Well, it could be that Nifong doesn't like college jocks, and the impression from their pictures, and the circumstances of the party make them out to be a somewhat unlovely bunch. Anybody living on or around a college campus with a strong athletic program can tell you stories about the behavior of the privileged athletes. Maybe Nifong got sand kicked in his face when he was a kid or something, and now he's kicking the law in their faces.

However I wonder if I didn't see the process of self-justification expressed in the oddest place several years ago.

There was a movie made from a Stephen King short story 'Silver Bullet' in 1985 http://imdb.com/title/tt0090021/ with Corey Haim and Garry Busey. Basic plot outline: a series of grisly murders terrifies a small New England town. Kid in a wheelchair suspects that it's really a werewolf. Turns out the werewolf is the local pastor.

At any rate, there is a scene where the pastor confronts the boy, knowing that he's found him out. He justifies himself, "Surely all the good I do... (when I'm not a werewolf) makes up for...(horribly murdering people on a monthly basis)."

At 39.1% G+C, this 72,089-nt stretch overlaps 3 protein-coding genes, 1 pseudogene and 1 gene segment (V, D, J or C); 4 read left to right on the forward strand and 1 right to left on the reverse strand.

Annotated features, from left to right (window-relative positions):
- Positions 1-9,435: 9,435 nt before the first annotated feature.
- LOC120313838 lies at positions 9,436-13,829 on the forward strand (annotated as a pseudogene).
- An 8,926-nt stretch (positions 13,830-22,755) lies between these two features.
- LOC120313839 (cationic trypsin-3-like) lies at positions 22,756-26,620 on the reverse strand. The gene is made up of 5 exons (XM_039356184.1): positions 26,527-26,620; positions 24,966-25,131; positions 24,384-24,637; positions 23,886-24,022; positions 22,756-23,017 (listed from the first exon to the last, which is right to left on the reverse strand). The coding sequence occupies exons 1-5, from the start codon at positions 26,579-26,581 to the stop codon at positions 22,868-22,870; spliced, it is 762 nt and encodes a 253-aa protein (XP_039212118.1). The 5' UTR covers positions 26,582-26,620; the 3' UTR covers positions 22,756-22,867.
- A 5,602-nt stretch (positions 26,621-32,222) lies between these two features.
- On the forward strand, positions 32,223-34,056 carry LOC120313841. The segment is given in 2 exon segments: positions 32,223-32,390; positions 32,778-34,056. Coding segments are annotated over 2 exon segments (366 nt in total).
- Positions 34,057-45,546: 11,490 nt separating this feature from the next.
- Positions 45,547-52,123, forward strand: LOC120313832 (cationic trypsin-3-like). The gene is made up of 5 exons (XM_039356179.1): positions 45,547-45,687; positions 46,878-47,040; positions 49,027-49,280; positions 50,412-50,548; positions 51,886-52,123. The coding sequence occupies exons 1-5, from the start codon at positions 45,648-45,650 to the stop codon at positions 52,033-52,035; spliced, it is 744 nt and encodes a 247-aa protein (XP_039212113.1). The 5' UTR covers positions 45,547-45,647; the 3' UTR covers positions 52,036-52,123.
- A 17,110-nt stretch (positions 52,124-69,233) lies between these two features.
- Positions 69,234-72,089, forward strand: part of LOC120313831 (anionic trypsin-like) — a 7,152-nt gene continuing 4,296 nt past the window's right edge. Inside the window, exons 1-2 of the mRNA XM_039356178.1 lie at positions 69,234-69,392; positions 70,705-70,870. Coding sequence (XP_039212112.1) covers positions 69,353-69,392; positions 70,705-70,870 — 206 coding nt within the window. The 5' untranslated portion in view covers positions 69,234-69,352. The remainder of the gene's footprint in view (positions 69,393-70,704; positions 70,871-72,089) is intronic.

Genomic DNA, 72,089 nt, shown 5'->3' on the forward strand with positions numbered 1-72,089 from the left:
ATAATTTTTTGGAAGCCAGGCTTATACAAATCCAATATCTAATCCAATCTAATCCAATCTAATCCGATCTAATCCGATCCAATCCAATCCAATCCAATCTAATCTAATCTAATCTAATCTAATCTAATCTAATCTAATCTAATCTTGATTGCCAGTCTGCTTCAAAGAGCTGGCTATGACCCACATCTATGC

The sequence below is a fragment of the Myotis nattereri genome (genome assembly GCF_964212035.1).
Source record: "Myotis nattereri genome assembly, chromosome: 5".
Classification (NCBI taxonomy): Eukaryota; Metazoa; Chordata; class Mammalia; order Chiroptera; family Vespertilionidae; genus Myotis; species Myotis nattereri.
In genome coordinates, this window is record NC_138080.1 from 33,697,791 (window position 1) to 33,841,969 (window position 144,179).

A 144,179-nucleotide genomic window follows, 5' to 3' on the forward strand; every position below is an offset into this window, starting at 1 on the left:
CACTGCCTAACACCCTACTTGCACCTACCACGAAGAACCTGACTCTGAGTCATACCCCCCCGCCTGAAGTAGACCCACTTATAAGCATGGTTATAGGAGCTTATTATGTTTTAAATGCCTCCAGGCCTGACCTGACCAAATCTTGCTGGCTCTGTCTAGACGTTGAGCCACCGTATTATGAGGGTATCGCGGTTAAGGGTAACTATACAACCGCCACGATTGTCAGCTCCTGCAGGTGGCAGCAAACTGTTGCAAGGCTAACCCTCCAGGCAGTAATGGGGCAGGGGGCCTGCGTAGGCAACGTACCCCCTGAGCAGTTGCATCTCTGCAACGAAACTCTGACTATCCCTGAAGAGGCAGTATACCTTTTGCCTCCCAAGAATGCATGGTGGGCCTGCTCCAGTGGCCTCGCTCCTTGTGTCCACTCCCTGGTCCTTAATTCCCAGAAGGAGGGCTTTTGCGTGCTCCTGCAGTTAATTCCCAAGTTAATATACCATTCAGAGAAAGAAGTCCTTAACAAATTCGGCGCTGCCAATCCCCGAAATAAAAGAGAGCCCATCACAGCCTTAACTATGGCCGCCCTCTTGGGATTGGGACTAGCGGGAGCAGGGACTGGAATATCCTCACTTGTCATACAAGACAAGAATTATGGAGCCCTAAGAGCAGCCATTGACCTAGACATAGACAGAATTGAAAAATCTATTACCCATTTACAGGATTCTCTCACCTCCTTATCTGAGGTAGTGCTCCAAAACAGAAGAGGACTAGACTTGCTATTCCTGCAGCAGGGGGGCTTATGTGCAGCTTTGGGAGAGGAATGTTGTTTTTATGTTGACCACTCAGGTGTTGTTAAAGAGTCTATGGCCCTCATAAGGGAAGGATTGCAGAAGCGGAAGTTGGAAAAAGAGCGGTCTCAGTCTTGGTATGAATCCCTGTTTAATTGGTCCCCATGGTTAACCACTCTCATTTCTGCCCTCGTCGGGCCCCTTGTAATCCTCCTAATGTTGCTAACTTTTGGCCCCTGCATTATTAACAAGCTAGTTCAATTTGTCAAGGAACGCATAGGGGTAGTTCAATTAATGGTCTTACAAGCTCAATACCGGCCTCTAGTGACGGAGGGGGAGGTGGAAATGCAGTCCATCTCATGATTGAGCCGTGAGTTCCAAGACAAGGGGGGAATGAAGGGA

Is that what goes through Mike Nifong and the pedophile priests' heads? I do X amount of good, so I get to indulge myself in Y amount of behavior I know is wrong? And of course, I have to get elected to do good...

Now one last question: What does it say about our culture that this is meaningfully discussed only in an obscure Grade B horror movie?

7 Comments:

  • At 8:43 PM, Blogger Evanston said…

    The scary part is that these behaviors do not pop up out of the blue. I doubt that Mr. Nifong just thought "I think I'll help myself at the expense of others." No, I expect he has seen this sort of behavior modeled by others in many situations in his life, including his government service. He has just been more idiotic than most abusers.

     
  • At 5:50 AM, Blogger dissidenten said…

    Steve Brown: "the thing I wonder about: what was going through Mike Nifong's head during all of this? How in God's name does he justify this to himself? How can he live with himself? What does he say to himself, knowing that he is imposing terrible pain and financial loss on innocent men and their families?"

    Do you ask such questions about e.g. serial killers? I don't think that you do.

    Some people are ruthless - literally without any "ruth". Such a person feels no nead to justify his actions to himself.